What Ever Happened to 'Transparency' at L.A. City Hall?
L.A. City Hall watchdog and CityWatch columnist Jack Humphreville sounds the alarm today about the City Council's apparent lack of transparency when dealing with pension reform and the possible sale of the city's parking garages.
"The sale of the city's parking facilities and the ever escalating demands of its massively underfunded pension plans are two of the most important line items in the 2010-11 budget," Humphreville writes. "And yet, the city is unwilling to share any basic information that allows its citizens to make any informed judgments or recommendations as to the proper courses of action."
"Transparency," though, was the word of the day when the City Council, whose president is 13th District City Councilman Eric Garcetti, was fighting with the Department of Water and Power over a proposed rate hike this spring -- City Hall politicians charged that the agency was too secretive in the way it operated and needed to be more transparent.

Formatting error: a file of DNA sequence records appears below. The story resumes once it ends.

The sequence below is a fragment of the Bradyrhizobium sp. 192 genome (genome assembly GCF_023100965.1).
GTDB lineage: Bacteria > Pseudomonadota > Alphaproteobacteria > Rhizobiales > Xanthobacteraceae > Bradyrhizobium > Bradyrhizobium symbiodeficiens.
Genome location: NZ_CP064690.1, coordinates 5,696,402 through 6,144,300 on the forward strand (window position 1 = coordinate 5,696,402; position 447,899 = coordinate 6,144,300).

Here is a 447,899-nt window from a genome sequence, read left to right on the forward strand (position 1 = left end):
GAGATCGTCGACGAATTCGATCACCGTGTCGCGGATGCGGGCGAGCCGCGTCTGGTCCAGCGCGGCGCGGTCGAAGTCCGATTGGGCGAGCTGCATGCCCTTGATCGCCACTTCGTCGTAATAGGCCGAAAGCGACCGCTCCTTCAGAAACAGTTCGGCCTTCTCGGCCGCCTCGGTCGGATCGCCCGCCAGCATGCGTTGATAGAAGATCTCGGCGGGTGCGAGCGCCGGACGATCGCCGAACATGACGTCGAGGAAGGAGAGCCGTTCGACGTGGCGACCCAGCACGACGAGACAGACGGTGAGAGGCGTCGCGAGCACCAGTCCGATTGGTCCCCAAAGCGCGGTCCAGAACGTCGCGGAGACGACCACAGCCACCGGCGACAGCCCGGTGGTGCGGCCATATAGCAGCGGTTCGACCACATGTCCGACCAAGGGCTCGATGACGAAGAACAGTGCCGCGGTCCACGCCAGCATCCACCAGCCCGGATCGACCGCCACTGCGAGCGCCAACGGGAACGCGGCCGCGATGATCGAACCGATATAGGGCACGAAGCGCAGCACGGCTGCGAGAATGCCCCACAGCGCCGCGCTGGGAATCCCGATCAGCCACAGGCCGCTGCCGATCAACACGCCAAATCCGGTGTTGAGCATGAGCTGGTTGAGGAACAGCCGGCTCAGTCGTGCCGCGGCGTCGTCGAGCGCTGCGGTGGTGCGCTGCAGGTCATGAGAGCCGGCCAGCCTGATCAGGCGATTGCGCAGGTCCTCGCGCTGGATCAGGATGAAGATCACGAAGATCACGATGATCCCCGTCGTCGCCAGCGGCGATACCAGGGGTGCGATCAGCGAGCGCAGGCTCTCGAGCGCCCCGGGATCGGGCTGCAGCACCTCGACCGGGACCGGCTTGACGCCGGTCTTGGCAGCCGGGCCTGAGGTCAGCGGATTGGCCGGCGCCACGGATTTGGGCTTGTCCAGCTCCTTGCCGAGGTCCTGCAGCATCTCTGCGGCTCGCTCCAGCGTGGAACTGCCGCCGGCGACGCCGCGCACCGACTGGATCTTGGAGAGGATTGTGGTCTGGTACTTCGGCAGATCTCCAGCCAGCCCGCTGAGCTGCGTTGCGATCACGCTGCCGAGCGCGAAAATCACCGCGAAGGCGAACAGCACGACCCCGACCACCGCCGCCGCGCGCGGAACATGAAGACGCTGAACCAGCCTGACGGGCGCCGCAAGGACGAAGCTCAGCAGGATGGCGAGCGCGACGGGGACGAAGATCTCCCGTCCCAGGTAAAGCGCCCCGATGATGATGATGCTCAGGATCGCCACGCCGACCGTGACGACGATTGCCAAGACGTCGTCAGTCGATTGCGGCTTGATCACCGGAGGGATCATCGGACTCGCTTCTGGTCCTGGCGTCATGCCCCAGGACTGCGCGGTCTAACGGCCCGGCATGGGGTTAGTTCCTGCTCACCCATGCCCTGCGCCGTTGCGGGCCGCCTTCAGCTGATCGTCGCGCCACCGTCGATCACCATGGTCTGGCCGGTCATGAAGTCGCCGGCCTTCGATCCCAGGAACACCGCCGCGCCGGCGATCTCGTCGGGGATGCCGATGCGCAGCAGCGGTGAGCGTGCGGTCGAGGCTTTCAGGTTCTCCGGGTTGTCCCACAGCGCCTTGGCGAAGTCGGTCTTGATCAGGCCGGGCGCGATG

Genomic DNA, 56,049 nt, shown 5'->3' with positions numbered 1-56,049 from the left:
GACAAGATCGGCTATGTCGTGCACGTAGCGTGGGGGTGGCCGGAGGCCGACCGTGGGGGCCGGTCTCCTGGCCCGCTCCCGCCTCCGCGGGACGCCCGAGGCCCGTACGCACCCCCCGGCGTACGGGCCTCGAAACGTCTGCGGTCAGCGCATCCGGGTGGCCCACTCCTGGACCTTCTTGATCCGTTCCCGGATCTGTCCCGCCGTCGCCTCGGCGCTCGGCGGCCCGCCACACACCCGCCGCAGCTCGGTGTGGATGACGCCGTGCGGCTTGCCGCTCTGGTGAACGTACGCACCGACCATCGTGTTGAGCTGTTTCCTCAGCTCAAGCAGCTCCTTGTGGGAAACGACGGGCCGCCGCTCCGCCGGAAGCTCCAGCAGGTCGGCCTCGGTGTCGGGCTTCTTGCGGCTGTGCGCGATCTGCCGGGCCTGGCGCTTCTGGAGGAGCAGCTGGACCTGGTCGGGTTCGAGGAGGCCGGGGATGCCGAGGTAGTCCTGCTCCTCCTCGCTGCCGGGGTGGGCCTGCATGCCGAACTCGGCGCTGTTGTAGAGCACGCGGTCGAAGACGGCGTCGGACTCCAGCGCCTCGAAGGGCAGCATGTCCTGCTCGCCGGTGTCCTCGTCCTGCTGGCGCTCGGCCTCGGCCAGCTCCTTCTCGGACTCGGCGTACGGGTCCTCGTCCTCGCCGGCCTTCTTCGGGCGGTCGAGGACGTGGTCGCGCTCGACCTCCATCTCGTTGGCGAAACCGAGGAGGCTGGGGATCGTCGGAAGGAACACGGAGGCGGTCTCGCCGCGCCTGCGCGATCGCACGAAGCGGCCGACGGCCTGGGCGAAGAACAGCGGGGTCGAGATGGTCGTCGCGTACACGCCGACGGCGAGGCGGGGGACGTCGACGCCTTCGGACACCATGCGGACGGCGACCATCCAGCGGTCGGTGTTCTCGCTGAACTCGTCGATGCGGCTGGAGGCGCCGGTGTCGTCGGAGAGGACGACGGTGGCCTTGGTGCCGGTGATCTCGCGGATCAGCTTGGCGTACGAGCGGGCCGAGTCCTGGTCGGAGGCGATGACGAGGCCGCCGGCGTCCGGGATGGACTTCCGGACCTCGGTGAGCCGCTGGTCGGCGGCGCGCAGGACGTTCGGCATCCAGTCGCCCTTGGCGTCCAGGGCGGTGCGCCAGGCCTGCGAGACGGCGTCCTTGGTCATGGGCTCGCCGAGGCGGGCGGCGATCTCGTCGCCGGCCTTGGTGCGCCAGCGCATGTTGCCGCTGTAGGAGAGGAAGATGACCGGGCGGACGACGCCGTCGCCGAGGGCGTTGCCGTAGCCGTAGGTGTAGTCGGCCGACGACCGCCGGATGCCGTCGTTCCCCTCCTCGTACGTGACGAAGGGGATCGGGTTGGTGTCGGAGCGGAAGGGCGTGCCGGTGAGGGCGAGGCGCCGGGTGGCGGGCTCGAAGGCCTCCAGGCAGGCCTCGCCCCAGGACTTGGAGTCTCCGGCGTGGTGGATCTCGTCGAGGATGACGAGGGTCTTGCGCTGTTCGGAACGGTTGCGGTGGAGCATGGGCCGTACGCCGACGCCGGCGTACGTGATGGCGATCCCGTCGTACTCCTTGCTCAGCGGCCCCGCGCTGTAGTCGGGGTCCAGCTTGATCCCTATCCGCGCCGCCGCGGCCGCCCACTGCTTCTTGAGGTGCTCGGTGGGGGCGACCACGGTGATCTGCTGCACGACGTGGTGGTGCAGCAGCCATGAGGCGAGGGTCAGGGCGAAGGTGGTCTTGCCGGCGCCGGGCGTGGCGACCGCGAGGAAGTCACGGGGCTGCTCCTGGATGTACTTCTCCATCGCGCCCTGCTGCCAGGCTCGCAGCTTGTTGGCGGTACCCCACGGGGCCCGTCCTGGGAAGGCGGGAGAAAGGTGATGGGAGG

L.A. Weekly News Editor Jill Stewart wrote about that mess in a story titled "City Hall's 2010 DWP Debacle."
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Now with the City Council considering pension reform and the sale of its parking garages as ways to help solve the city's budgetary woes, Humphreville complains that L.A. politicians are doing exactly what they condemned only a few weeks ago.
Humphreville points out that the City Council recently "met in closed session to discuss the ill-conceived sale of the city's revenue producing parking facilities without any hearings or input from the impacted communities or the public."
The longtime neighborhood activist also writes that City Hall politicians are "playing rope a dope on providing meaningful information on the city's two pension plans -- the Los Angeles City Employees Retirement System and the Fire and Police Pensions -- and their future funding requirements."
Interestingly, the L.A. press corps has also been battling the City Council over a transparency issue.
Restrictions have been placed on journalists for how and when they can interview City Council members during meetings, which KABC reporter Michael Linder recently blogged about.
"There's growing sentiment among journalists that council leadership is simply attempting to bury the issue," Linder writes about the media restrictions, "a common tactic to sidestep City Hall controversies ranging from authorization of expenditures for Michael Jackson's memorial to consultant fees paid to former DWP General Manager David Nahai. Just keep stalling, the issue will eventually go away."
Linder can now add parking garages and pension reform to that list.
Contact Patrick Range McDonald at email@example.com.